Since the start of the COVID-19 pandemic, athletes have been affected in ways they had never imagined. With sports seasons being abruptly canceled and team meetings being held over Zoom rather than on the pitch, student-athletes have been dealt challenges that a lifetime of competition could not prepare them for.
However, as a result of the pandemic, student-athletes have been given new platforms to speak their minds and opportunities to participate in activities they may not have before, including guided journaling, yoga classes and informational sessions on topics like self-talk, intuitive eating and self-care.
Two new virtual platforms Ithaca College athletes have been engaging with are Untold Athletes, a national social media platform and website that formed in March 2020 for athletes struggling with the sudden loss of their seasons, and The Hidden Opponent, a national nonprofit organization that is working to destigmatize mental health in sports.
The pandemic has continued to have a negative impact on student-athletes’ mental health. The NCAA recently released results from a Fall 2020 follow-up to its NCAA Student-Athlete COVID-19 Well-Being Survey, first conducted in Spring 2020. In both surveys, participants reported struggling with mental exhaustion, anxiety, hopelessness and depression. These results were especially high among women, student-athletes of color, LGBTQ student-athletes and those facing economic hardships.
Untold Athletes has also given athletes a space to voice their opinions on topics like the pressures of being an athlete, recovering from injury, race in sport, gender inequality, body image and mental health. The program came to South Hill in September as its first college satellite branch. The partnership was in part due to an effort between Erienne Roberts, associate director of athletics, and Whitney Johnson, the Untold Athletes chief of business development.
“I wanted to make sure we highlighted DIII athletes, and Ithaca came first to mind,” Johnson said. “Instead of just highlighting a few of [the college’s] athletes, let’s help them build something where all of their athletes can get a voice and be heard and really just show off the amazing institution that Ithaca is.”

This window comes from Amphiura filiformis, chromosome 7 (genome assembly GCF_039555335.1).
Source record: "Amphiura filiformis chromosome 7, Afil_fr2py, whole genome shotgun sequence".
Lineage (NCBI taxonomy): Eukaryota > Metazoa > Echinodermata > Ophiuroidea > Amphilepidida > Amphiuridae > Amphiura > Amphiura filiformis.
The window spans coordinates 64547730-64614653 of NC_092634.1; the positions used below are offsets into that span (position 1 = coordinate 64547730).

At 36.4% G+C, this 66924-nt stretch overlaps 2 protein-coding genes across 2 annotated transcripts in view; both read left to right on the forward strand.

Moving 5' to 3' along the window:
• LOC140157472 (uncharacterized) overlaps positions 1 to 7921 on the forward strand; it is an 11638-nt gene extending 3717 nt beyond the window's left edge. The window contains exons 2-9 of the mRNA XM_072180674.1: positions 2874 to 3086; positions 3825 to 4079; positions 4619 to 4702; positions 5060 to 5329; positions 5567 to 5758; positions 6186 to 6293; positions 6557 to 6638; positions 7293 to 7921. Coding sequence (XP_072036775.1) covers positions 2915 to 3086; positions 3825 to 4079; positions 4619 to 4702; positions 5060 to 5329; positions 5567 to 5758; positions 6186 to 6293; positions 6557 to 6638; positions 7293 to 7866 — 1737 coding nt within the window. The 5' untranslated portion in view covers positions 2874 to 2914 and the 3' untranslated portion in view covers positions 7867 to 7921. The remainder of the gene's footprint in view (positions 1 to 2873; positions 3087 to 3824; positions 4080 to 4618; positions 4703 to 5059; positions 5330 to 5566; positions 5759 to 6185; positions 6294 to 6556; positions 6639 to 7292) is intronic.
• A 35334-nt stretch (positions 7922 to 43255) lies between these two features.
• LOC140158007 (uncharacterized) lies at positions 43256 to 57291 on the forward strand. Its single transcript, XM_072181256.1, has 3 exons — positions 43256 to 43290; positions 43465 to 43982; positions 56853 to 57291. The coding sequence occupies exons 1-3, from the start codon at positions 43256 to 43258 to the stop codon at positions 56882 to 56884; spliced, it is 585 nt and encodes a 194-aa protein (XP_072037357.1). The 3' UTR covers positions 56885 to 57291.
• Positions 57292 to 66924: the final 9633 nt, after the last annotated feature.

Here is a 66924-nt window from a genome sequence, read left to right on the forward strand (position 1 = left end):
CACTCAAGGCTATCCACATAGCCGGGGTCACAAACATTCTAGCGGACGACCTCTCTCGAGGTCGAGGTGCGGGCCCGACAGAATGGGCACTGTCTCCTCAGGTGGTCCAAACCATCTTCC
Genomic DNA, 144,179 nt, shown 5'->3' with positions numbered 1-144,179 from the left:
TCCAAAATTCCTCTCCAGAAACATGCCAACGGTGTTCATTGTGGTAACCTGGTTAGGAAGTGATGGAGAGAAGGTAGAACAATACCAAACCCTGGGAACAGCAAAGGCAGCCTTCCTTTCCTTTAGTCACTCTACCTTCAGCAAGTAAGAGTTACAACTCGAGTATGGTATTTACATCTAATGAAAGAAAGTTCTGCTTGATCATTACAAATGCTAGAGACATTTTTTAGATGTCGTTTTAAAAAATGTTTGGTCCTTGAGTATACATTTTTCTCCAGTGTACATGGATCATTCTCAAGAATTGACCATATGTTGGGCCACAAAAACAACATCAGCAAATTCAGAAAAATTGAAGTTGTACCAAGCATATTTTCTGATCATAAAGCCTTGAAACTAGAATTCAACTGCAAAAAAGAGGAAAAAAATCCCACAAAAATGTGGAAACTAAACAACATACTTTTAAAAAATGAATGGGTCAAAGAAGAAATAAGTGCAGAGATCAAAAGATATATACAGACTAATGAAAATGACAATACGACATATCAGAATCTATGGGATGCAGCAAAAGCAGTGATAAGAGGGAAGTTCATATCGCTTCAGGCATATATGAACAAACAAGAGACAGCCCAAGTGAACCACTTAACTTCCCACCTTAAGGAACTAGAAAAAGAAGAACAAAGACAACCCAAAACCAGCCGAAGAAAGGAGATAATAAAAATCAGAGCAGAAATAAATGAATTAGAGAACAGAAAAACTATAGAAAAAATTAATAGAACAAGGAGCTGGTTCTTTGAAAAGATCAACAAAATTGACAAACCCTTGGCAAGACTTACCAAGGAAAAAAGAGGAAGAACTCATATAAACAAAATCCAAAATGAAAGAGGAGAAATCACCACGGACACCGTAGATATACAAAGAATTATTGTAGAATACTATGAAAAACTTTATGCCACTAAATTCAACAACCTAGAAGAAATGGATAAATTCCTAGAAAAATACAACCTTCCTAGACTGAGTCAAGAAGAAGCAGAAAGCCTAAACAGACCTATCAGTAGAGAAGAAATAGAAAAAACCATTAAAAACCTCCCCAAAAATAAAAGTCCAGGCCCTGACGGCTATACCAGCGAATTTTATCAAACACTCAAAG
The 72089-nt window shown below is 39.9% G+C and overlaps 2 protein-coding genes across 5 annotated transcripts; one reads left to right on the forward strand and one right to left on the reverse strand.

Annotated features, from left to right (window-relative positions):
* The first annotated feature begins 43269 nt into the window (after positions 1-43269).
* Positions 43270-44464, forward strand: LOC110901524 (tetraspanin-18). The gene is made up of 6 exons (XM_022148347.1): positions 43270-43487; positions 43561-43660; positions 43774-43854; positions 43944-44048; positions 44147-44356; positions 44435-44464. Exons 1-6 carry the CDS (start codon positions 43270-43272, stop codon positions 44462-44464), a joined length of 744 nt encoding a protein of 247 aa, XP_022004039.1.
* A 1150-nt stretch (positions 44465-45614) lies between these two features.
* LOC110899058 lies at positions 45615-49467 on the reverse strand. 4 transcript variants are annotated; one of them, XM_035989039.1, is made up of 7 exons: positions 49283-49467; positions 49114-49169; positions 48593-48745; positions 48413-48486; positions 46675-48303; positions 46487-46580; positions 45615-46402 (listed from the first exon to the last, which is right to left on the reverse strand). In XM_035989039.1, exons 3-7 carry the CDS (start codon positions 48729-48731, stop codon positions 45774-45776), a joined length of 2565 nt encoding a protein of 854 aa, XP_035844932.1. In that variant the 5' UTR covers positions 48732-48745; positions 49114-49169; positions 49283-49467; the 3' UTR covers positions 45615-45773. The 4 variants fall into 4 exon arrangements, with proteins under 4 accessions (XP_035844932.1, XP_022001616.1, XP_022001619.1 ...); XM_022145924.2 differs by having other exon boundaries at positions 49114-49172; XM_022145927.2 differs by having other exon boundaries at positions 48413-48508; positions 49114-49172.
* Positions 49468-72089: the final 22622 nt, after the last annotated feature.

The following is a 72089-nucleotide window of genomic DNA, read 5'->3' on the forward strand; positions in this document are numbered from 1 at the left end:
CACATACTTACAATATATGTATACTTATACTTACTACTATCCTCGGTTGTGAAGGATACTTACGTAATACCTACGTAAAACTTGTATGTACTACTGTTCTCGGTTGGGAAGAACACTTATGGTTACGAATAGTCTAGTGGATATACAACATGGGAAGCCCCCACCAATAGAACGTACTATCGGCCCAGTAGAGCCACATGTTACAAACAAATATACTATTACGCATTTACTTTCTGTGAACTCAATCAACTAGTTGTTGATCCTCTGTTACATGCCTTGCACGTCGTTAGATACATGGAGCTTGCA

The college’s branch of Untold Athletes has featured 20 Bombers across all sports and classes over the past five months. Three Bombers who had the opportunity to be featured on the national platform prior to the partnership were junior track and field athlete Katelyn Hutchison, junior football player Donte Garcia and soccer player Devon Morris ’20, who said she was surprised by the reaction her story got.
“It was kind of mind-blowing reading some of the comments underneath the actual post on Untold Athletes,” Morris said. “I think one of them said, ‘Devon should have a movie made about her,’ and I was like, ‘What? People think that? I was just doing my thing!’ It really didn’t hit me until it was actually posted and out there and people were reacting to it.”
Garcia’s interview with Untold Athletes was the first time he had anything published about him. He said seeing it online felt empowering.
“I think the whole point of it was to help us find our voice and get our voices heard, and I definitely felt that,” Garcia said. “It kind of gave me the confidence to continue to want to grow.”
Brigham Young University tennis player David Ball created Untold Athletes after he lost his senior season due to the pandemic. The organization has mostly interviewed Division I athletes. The only other Division III schools featured besides Ithaca College are Hamline University, Lewis and Clark College, Pomona-Pitzer Colleges and Messiah College.
“I think it speaks volumes just the visibility we have as a college, the connections that we build and bridge throughout the association, our administrative team being open and innovative to new ideas, and really wanting [our students] to have an empowered student-athlete experience,” Roberts said.